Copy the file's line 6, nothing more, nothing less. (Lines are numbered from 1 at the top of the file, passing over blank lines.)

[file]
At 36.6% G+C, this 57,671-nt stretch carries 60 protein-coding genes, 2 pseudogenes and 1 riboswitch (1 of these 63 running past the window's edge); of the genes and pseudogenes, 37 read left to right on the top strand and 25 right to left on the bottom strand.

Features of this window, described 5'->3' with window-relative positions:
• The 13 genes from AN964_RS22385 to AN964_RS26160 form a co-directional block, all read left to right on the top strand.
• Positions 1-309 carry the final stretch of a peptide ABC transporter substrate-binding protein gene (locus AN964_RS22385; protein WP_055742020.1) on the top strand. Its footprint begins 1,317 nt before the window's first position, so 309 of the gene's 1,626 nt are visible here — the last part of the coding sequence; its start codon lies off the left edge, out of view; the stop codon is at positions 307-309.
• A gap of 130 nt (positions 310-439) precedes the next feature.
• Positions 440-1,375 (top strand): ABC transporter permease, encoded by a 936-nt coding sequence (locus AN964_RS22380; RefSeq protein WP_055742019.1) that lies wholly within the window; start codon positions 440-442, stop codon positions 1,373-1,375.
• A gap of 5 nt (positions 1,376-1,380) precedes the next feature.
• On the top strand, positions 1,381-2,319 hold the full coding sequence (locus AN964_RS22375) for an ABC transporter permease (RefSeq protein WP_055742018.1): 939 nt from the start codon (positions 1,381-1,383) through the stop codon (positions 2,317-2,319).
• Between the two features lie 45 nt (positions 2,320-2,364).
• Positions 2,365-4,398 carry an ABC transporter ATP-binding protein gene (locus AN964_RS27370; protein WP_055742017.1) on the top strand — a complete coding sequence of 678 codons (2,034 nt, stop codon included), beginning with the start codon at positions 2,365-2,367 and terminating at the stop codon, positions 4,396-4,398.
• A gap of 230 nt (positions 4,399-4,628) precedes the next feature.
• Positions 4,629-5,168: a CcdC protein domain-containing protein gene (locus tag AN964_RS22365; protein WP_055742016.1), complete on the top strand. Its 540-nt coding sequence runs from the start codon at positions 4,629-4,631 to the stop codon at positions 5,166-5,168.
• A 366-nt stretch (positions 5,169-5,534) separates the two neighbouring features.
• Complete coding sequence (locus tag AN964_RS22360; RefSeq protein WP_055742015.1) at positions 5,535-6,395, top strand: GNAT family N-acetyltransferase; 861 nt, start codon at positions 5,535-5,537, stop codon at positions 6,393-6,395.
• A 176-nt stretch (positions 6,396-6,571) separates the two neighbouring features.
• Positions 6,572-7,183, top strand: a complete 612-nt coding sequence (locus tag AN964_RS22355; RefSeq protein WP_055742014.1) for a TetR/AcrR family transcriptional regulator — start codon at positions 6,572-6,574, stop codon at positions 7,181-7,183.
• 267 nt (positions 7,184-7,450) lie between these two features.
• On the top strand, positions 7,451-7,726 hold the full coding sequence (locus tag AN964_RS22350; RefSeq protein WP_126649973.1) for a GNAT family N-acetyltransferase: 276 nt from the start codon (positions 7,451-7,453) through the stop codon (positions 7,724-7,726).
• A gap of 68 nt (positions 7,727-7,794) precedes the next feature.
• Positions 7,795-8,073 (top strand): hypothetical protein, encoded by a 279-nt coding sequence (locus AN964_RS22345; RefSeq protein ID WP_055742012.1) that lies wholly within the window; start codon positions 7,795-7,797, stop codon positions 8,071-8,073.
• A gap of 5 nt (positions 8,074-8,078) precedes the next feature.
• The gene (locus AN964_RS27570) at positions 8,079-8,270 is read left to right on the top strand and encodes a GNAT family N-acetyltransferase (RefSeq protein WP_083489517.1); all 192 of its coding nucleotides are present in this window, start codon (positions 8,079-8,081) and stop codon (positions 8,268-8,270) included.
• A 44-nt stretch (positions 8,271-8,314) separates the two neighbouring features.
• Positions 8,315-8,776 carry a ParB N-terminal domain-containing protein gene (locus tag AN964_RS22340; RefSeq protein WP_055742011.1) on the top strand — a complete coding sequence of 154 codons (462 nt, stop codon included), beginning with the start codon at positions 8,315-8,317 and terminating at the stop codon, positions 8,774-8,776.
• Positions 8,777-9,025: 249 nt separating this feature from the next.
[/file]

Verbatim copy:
• Positions 440-1,375 (top strand): ABC transporter permease, encoded by a 936-nt coding sequence (locus AN964_RS22380; RefSeq protein WP_055742019.1) that lies wholly within the window; start codon positions 440-442, stop codon positions 1,373-1,375.